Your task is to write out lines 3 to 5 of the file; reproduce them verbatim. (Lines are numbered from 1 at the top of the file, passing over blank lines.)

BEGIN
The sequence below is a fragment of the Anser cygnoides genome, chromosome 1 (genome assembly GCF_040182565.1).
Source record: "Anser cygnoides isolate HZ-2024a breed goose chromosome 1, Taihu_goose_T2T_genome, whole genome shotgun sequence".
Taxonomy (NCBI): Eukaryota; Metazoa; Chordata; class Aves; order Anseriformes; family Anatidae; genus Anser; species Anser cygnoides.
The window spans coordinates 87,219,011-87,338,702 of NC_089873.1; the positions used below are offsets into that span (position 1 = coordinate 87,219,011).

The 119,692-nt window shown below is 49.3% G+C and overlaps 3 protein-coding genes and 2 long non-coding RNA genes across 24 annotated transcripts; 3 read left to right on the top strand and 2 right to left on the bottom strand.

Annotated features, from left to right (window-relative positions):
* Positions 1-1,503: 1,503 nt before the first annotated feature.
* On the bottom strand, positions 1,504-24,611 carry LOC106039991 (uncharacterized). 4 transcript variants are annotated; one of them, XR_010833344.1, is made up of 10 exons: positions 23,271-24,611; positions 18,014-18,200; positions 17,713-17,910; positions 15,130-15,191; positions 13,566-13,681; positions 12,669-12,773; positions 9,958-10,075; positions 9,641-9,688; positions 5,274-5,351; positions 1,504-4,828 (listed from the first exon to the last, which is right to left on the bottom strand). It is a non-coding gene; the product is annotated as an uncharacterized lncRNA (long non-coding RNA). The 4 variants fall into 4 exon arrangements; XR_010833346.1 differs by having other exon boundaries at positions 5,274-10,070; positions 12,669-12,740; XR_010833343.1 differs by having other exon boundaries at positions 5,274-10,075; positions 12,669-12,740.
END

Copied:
Taxonomy (NCBI): Eukaryota; Metazoa; Chordata; class Aves; order Anseriformes; family Anatidae; genus Anser; species Anser cygnoides.
The window spans coordinates 87,219,011-87,338,702 of NC_089873.1; the positions used below are offsets into that span (position 1 = coordinate 87,219,011).

The 119,692-nt window shown below is 49.3% G+C and overlaps 3 protein-coding genes and 2 long non-coding RNA genes across 24 annotated transcripts; 3 read left to right on the top strand and 2 right to left on the bottom strand.